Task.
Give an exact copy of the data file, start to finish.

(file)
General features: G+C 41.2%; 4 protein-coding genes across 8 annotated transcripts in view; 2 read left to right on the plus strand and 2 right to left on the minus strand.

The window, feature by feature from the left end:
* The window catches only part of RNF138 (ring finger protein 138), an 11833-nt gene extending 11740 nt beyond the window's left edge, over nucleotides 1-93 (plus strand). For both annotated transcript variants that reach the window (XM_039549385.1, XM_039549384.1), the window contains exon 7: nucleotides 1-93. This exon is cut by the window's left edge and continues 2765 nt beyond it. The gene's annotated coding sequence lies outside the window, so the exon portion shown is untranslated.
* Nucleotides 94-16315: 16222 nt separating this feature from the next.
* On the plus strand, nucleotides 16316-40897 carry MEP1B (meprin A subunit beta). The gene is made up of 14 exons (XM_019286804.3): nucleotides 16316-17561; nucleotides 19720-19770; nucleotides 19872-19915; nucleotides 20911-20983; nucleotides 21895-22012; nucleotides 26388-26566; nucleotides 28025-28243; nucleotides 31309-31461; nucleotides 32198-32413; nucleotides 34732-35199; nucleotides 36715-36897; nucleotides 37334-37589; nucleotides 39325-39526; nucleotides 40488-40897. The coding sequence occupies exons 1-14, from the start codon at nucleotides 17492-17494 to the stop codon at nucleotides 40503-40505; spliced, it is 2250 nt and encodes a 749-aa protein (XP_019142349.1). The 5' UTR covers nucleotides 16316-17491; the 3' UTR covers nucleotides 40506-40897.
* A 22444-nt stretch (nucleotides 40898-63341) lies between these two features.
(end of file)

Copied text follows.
General features: G+C 41.2%; 4 protein-coding genes across 8 annotated transcripts in view; 2 read left to right on the plus strand and 2 right to left on the minus strand.

The window, feature by feature from the left end:
* The window catches only part of RNF138 (ring finger protein 138), an 11833-nt gene extending 11740 nt beyond the window's left edge, over nucleotides 1-93 (plus strand). For both annotated transcript variants that reach the window (XM_039549385.1, XM_039549384.1), the window contains exon 7: nucleotides 1-93. This exon is cut by the window's left edge and continues 2765 nt beyond it. The gene's annotated coding sequence lies outside the window, so the exon portion shown is untranslated.
* Nucleotides 94-16315: 16222 nt separating this feature from the next.
* On the plus strand, nucleotides 16316-40897 carry MEP1B (meprin A subunit beta). The gene is made up of 14 exons (XM_019286804.3): nucleotides 16316-17561; nucleotides 19720-19770; nucleotides 19872-19915; nucleotides 20911-20983; nucleotides 21895-22012; nucleotides 26388-26566; nucleotides 28025-28243; nucleotides 31309-31461; nucleotides 32198-32413; nucleotides 34732-35199; nucleotides 36715-36897; nucleotides 37334-37589; nucleotides 39325-39526; nucleotides 40488-40897. The coding sequence occupies exons 1-14, from the start codon at nucleotides 17492-17494 to the stop codon at nucleotides 40503-40505; spliced, it is 2250 nt and encodes a 749-aa protein (XP_019142349.1). The 5' UTR covers nucleotides 16316-17491; the 3' UTR covers nucleotides 40506-40897.
* A 22444-nt stretch (nucleotides 40898-63341) lies between these two features.